Sunday Salon morning post: Looking homeward and heavenward

The Sunday Salon.com When last I left y’all at Sunday Salon last Sunday, I was in the midst of reading Look Homeward, Angel by Thomas Wolfe for the Southern Reading Challenge and was just starting The Lone Ranger and Tonto Fistfight in Heaven by Sherman Alexie. Earlier in the day, I had finished Sister Pelagia and the Black Monk, for which I wrote a review here on Tuesday.

Also on Tuesday, I caught up on Tuesday Things from Tuesday Thingers, Poetry Tuesday and It’s Tuesday, where are you? and posted my review for The Lone Ranger and Tonto Fistfight in Heaven.

On Thursday, I participated in this week’s Booking Through Thursday and since then, I have not posted anything here until this post.

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So today, I begin my reading where I’ve been beginning it almost every day for the last few weeks, with The Spiritual Canticle by St. John of the Cross. I’m on Stanza 25 of the poem and St. John’s commentary on it. I’m a little behind on my journaling of it at another of my blogs Journeying with St. Ignatius (and St. John of the Cross), but maybe later in the day amidst my reading of my Sunday Salon pile I will have the opportunity to catch up.

So far in today’s commentary, I was struck by this:

A footprint is a trace by which we can track the one to whom it belongs. God’s sweetness and knowledge, given to the soul seeking him, is a trace by which she goes on knowing and searching for him.

I am glad I am not reading this in one long rush to finish it, because it is a work well worth savoring and on which to meditate before gobbling up.

Later today, I will continue my reading of Look Homeward, Angel by Thomas Wolfe. Last night, this passage struck me and seems appropriate to share in a reading group such as this:

Thus, pent in his dark soul, Eugene sat brooding on a fire-lit book, a stranger in a noisy inn. The gates of his life were closing him in from their knowledge, a vast aerial world of fantasy was erecting its fuming and insubstantial fabric. He steeped his soul in streaming imagery, rifling the book-shelves for pictures and finding there such treasures as With Stanley in Africa, rich in the mystery of the jungle, alive with combat, black battle, the hurled spear, vast snake-rooted forests, thatched villages, gold and ivory; or Stoddard’s Lectures, on whose slick heavy pages were stamped the most-visited scenes of Europe and Asia; a Book of Wonder, with enchanting drawings of all the marvels of the age– Santos Dumont in his balloon, liquid air poured from a kettle, all the navies of the earth lifted two feet from the water by an ounce of radium (Sir William Crookes), the building of the Eiffel Tower, the Flatiron Building, the stick-steered automobile, the submarine. After the earthquake in San Francisco there was a book describing it, its cheap green covered lurid with crumbling towers, shaken spires, toppling many-storied houses plunging into the splitting flame-jawed earth. And there was another called Palace of Sin, or The Devil in Society, purporting to be the work of a pious millionaire, who had drained his vast fortune, in exposing the painted sores that blemish the spotless-seeming hide of great position, and there were enticing pictures showing the author walking in a silk hat down a street full of magnificent places of sin.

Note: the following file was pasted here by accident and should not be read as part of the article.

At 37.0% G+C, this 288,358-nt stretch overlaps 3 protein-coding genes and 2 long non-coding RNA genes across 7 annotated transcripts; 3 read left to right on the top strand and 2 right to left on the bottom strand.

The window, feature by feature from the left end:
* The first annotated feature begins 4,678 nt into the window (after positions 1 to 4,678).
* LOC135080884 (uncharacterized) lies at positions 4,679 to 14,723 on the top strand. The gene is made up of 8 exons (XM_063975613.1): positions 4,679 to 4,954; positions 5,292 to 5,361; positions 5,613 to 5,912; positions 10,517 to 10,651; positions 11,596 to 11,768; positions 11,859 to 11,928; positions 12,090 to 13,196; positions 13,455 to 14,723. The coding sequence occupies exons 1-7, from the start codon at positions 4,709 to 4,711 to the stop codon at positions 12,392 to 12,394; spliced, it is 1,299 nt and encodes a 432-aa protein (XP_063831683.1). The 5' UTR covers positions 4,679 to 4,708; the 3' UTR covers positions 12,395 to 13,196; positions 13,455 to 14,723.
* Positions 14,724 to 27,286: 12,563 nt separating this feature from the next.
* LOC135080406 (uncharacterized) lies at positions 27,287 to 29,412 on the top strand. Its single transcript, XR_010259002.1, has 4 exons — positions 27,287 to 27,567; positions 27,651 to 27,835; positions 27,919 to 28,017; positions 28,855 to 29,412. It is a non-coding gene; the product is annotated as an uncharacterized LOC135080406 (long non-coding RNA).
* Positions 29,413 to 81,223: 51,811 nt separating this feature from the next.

Whoa! First of all, based on just this paragraph, is it any wonder that I’m not speedreading through this tome? Second, on the paragraph itself, doesn’t it make you think of how and when your own journey with reading began? It does for me anyway.

I also may delve into The Book of the Dun Cow by Walter Wangerin Jr., which I have begun, and City Lights Pocket Poets Anthology, edited by Lawrence Ferlinghetti, a retrospective of 40 years of 52 volumes from the San Francisco publisher. So far, I’m not sure if I’m really into Wangerin Jr.’s work, but I’m still giving it a chance. The poetry anthology compiles the works of Ferlinghetti, Allen Ginsberg, Frank O’Hara, Robert Duncan, Denise Levertov, William Carlos Williams, just to name a few of the more well-known poets in the anthology — which also has a cornucopia of lesser-known poets. Later, today, I will share a few lines from one or two of the poems, but for now, I need to get ready to go to Mass, which is in about half an hour. So until later this afternoon, when I shall read more from the books above and also from your own posts on what you’ve been reading this past week and what you are reading today…

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